Spotlight: Experts say S&P's downgrade of China's credit ratings underestimates its ability to stem risks

Source: Xinhua| 2017-09-22 14:39:56|Editor: Yang Yi
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by Xinhua Writers Li Ming, Sun Oumeng

NEW YORK, Sept. 21 (Xinhua) -- U.S. financial service agency S&P's decision to downgrade China's credit ratings will have little impact on investor sentiment as it underestimates the country's capacity to curb debt risks and deepen economic reform, experts have said.

The agency on Thursday lowered China's sovereign credit rating by one notch to A+ from AA-, citing economic and financial risks from China's fast credit growth.


"The move by S&P ... is likely to have little impact on investor sentiment," Tom Orlik, Bloomberg's chief Asia economist, told Xinhua Thursday.

Khoon Goh, head of Asia Research at Australia and New Zealand Banking Group Limited, said, "There shouldn't be much impact judging from the market reaction following the Moody's downgrade a few months back."

The markets were generally undisturbed by rating agency Moody's move to lower China's credit rating in May.

Since Moody's decision, the Shanghai Composite Index has kept a bullish momentum, breaking above a ceiling at 3,300 points at the end of August.

The Chinese yuan has also regained strength and soared to one-year high against the U.S. dollar in August. The Australian dollar, liquid proxy for China-related trades, rose more than 6.6 percent against the greenback since May.

China's stock markets were closed Thursday when S&P made the announcement, and there was little reaction from the yuan.

Experts attributed the market optimism to investors' belief that the fundamentals of the Chinese economy are stable and rating agencies have overestimated the difficulties in managing debt risks.

"The cuts (by) Moody's and S&P don't really reflect the international investors' view on China's economy," Wang Tao, chief China economist at UBS Group AG in Hong Kong, told Bloomberg.

Wang added that risks have been reduced, corporate profits are rising, shadow financing has been reined in and capital outflows have been contained.

"(The downgrade) is pretty behind the curve," she said.


Experts believe debt risks are manageable in China with its fiscal firepower, minimal foreign debt, and abundant foreign reserves.

Brad Setser, senior fellow at the Council on Foreign Relations, a U.S. non-profit think tank, said it is important to recognize that China's external balance sheet remains strong.

"China's 3 trillion (U.S. dollars) in formal reserves easily covers all of the external borrowing of China's government, its banks and its firms," Setser told Xinhua.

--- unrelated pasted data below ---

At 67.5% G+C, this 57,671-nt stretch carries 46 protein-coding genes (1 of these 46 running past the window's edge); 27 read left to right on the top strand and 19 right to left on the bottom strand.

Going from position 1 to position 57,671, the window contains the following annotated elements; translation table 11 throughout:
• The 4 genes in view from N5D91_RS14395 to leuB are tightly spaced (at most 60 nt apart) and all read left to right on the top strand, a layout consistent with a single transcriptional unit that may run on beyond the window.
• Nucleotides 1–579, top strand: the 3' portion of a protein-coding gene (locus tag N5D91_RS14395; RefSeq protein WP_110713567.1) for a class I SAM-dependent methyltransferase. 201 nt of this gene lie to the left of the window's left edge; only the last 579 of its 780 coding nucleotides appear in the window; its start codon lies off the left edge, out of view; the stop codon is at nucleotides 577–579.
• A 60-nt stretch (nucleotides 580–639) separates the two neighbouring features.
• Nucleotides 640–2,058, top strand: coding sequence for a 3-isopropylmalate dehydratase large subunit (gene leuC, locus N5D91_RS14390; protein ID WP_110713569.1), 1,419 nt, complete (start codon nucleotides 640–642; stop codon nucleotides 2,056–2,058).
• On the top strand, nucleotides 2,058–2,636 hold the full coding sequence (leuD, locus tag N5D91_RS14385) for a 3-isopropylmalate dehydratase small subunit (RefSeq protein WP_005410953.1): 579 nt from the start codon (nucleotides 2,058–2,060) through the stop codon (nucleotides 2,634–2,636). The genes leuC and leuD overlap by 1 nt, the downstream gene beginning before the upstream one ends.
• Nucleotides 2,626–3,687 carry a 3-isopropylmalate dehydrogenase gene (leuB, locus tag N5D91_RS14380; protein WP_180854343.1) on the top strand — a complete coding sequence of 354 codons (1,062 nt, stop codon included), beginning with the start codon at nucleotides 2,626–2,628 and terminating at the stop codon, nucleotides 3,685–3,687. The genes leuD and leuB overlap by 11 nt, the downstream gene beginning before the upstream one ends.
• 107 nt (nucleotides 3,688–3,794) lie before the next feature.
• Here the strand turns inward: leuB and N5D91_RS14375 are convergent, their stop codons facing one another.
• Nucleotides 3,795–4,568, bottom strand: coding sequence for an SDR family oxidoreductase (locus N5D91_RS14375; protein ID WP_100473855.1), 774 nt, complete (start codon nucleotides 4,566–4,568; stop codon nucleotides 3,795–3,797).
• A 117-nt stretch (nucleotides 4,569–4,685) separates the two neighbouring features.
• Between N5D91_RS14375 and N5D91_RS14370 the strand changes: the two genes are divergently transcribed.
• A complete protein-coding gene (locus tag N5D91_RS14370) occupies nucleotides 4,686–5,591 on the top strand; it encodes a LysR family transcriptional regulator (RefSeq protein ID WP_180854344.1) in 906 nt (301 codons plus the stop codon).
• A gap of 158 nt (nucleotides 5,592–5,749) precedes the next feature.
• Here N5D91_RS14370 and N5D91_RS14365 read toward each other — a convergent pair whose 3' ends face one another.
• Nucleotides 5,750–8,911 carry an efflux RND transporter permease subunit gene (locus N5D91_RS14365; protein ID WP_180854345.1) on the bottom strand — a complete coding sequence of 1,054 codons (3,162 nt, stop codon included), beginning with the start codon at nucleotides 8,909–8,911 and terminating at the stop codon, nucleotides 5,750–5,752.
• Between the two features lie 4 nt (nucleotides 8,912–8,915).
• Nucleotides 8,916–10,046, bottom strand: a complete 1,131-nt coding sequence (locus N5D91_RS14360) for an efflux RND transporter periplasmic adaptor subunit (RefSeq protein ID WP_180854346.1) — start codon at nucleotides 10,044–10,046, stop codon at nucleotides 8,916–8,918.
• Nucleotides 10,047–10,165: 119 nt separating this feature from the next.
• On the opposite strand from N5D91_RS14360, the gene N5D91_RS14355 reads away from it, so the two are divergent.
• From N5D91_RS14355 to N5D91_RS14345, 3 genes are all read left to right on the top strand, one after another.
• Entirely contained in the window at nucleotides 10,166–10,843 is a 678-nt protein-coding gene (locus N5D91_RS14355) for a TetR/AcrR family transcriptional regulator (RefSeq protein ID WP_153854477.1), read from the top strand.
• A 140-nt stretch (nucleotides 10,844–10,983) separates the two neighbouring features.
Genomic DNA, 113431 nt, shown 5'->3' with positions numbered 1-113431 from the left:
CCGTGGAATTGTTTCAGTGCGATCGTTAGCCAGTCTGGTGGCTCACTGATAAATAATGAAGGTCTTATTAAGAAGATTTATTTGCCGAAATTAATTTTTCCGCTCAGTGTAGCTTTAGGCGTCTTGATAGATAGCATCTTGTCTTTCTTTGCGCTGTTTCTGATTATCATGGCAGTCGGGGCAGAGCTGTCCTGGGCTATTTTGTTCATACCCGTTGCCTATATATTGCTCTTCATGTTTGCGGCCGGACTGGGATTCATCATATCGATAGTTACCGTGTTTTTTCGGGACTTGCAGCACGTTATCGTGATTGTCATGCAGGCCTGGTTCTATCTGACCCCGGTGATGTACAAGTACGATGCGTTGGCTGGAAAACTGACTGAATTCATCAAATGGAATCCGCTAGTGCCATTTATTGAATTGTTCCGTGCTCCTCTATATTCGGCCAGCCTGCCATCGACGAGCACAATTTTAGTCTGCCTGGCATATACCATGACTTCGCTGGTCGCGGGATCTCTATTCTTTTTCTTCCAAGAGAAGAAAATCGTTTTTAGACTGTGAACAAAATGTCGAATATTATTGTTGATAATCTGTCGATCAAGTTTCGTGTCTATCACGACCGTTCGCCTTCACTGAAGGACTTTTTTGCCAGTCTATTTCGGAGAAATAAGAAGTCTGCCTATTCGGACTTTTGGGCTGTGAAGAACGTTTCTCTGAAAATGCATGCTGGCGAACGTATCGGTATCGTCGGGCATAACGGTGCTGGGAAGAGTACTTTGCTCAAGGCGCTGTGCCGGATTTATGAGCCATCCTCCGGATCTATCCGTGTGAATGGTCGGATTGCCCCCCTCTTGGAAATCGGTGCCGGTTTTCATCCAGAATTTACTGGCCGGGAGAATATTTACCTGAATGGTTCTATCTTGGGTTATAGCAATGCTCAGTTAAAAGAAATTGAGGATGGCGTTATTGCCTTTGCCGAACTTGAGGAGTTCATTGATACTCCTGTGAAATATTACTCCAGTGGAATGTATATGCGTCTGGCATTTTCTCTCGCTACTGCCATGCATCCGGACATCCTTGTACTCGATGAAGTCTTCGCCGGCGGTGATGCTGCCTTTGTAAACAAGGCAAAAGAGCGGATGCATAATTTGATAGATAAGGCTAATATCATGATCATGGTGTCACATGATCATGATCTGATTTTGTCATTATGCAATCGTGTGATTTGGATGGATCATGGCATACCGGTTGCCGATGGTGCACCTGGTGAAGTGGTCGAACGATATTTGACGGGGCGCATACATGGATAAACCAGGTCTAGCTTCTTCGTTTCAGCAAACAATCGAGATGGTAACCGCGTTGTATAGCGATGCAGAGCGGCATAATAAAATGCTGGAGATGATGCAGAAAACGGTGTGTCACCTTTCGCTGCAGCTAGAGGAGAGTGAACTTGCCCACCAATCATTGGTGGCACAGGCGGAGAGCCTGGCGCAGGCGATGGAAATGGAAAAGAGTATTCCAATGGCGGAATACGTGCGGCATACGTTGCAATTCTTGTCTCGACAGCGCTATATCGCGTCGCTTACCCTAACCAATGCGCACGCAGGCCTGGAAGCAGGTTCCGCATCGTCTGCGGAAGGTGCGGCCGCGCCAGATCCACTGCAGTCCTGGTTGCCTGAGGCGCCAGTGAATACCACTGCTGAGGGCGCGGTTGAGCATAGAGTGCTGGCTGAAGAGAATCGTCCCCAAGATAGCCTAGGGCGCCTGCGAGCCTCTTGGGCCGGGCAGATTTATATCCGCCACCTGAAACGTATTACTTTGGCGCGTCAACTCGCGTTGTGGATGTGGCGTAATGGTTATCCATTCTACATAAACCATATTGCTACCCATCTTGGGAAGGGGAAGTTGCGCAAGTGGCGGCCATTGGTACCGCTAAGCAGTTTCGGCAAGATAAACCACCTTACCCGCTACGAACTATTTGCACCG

He added that the total government debt is modest for an economy that saves as much as China.

In past years, China has adopted a range of measures to manage debt risks, including building an early warning mechanism and debt supervision system, and completing local government bond swaps.

The latest regulatory upgrades include the introduction of a new committee on financial stability and development, announced during the two-day National Financial Work Conference in July.

The conference showed the commitment of the Chinese leaders to the deleveraging agenda, which is definitely a positive development, Orlik said.


Rather than adopting large-scale stimulus, China has been intensifying efforts to shift the economy towards consumption, services and innovation.

Analysts said such structural reforms could help reduce the country's debt risks systematically in the long run.

Paul Sheard, executive vice president and chief economist of S&P Global, told Xinhua in a recent interview that China's credit-fueled infrastructure and residential housing investment in the past decade led to a build-up of debt and credit in the economy, which is why economic reforms are critical.

Sheard said it's important that institutional and market-enhancing reforms that create the right incentives for capital to be allocated efficiently continue to be implemented.

Reforms should also continue for the necessary rebalancing of the economy from excessive reliance on investment to household consumption becoming the key driver of economic growth and rising living standards.

China's economy expanded 6.9 percent in the first half of 2017, with consumption and services, and new innovation-driven economic sectors taking up larger roles, according to data from the National Bureau of Statistics.

In July, the International Monetary Fund (IMF) revised up China's growth forecast for 2017 and 2018 to 6.7 percent and 6.4 percent respectively.

The IMF said the updates reflected a solid first quarter of the Chinese economy underpinned partially by supply-side reforms.